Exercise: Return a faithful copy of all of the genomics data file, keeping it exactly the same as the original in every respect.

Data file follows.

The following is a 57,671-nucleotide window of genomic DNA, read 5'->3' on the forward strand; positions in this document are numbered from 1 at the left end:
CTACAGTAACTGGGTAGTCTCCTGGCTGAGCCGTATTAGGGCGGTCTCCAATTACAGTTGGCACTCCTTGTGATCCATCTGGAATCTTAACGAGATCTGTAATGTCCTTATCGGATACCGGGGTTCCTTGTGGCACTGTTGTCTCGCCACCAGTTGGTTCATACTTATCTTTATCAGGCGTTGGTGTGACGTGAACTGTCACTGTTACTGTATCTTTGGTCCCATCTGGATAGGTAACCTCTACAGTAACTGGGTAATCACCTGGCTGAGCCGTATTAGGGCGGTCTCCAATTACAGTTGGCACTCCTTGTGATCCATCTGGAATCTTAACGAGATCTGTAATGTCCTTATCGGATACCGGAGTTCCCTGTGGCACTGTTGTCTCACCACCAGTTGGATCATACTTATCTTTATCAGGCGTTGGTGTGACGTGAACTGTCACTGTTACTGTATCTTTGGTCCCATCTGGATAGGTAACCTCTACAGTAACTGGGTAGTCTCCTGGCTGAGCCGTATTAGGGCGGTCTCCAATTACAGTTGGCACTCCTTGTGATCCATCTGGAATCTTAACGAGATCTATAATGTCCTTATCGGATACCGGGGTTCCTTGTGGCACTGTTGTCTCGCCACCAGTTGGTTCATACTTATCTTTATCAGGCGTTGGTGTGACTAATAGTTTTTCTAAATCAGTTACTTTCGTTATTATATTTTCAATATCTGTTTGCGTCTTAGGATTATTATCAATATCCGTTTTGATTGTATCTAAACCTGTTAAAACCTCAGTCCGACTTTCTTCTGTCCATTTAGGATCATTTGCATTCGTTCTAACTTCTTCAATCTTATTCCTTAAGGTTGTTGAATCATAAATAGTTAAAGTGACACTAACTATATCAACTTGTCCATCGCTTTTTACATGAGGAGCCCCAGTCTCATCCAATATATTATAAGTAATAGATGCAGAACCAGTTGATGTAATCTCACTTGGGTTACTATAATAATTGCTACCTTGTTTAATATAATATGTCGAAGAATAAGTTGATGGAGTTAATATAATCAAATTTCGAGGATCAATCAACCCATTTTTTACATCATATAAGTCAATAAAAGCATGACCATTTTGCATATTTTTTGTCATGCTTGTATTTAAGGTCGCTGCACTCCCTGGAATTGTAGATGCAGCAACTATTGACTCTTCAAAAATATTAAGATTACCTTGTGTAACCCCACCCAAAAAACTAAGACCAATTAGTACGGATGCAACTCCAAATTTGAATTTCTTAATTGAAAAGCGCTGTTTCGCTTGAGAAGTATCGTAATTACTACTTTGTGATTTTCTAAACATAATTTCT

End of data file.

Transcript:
The following is a 57,671-nucleotide window of genomic DNA, read 5'->3' on the forward strand; positions in this document are numbered from 1 at the left end:
CTACAGTAACTGGGTAGTCTCCTGGCTGAGCCGTATTAGGGCGGTCTCCAATTACAGTTGGCACTCCTTGTGATCCATCTGGAATCTTAACGAGATCTGTAATGTCCTTATCGGATACCGGGGTTCCTTGTGGCACTGTTGTCTCGCCACCAGTTGGTTCATACTTATCTTTATCAGGCGTTGGTGTGACGTGAACTGTCACTGTTACTGTATCTTTGGTCCCATCTGGATAGGTAACCTCTACAGTAACTGGGTAATCACCTGGCTGAGCCGTATTAGGGCGGTCTCCAATTACAGTTGGCACTCCTTGTGATCCATCTGGAATCTTAACGAGATCTGTAATGTCCTTATCGGATACCGGAGTTCCCTGTGGCACTGTTGTCTCACCACCAGTTGGATCATACTTATCTTTATCAGGCGTTGGTGTGACGTGAACTGTCACTGTTACTGTATCTTTGGTCCCATCTGGATAGGTAACCTCTACAGTAACTGGGTAGTCTCCTGGCTGAGCCGTATTAGGGCGGTCTCCAATTACAGTTGGCACTCCTTGTGATCCATCTGGAATCTTAACGAGATCTATAATGTCCTTATCGGATACCGGGGTTCCTTGTGGCACTGTTGTCTCGCCACCAGTTGGTTCATACTTATCTTTATCAGGCGTTGGTGTGACTAATAGTTTTTCTAAATCAGTTACTTTCGTTATTATATTTTCAATATCTGTTTGCGTCTTAGGATTATTATCAATATCCGTTTTGATTGTATCTAAACCTGTTAAAACCTCAGTCCGACTTTCTTCTGTCCATTTAGGATCATTTGCATTCGTTCTAACTTCTTCAATCTTATTCCTTAAGGTTGTTGAATCATAAATAGTTAAAGTGACACTAACTATATCAACTTGTCCATCGCTTTTTACATGAGGAGCCCCAGTCTCATCCAATATATTATAAGTAATAGATGCAGAACCAGTTGATGTAATCTCACTTGGGTTACTATAATAATTGCTACCTTGTTTAATATAATATGTCGAAGAATAAGTTGATGGAGTTAATATAATCAAATTTCGAGGATCAATCAACCCATTTTTTACATCATATAAGTCAATAAAAGCATGACCATTTTGCATATTTTTTGTCATGCTTGTATTTAAGGTCGCTGCACTCCCTGGAATTGTAGATGCAGCAACTATTGACTCTTCAAAAATATTAAGATTACCTTGTGTAACCCCACCCAAAAAACTAAGACCAATTAGTACGGATGCAACTCCAAATTTGAATTTCTTAATTGAAAAGCGCTGTTTCGCTTGAGAAGTATCGTAATTACTACTTTGTGATTTTCTAAACATAATTTCT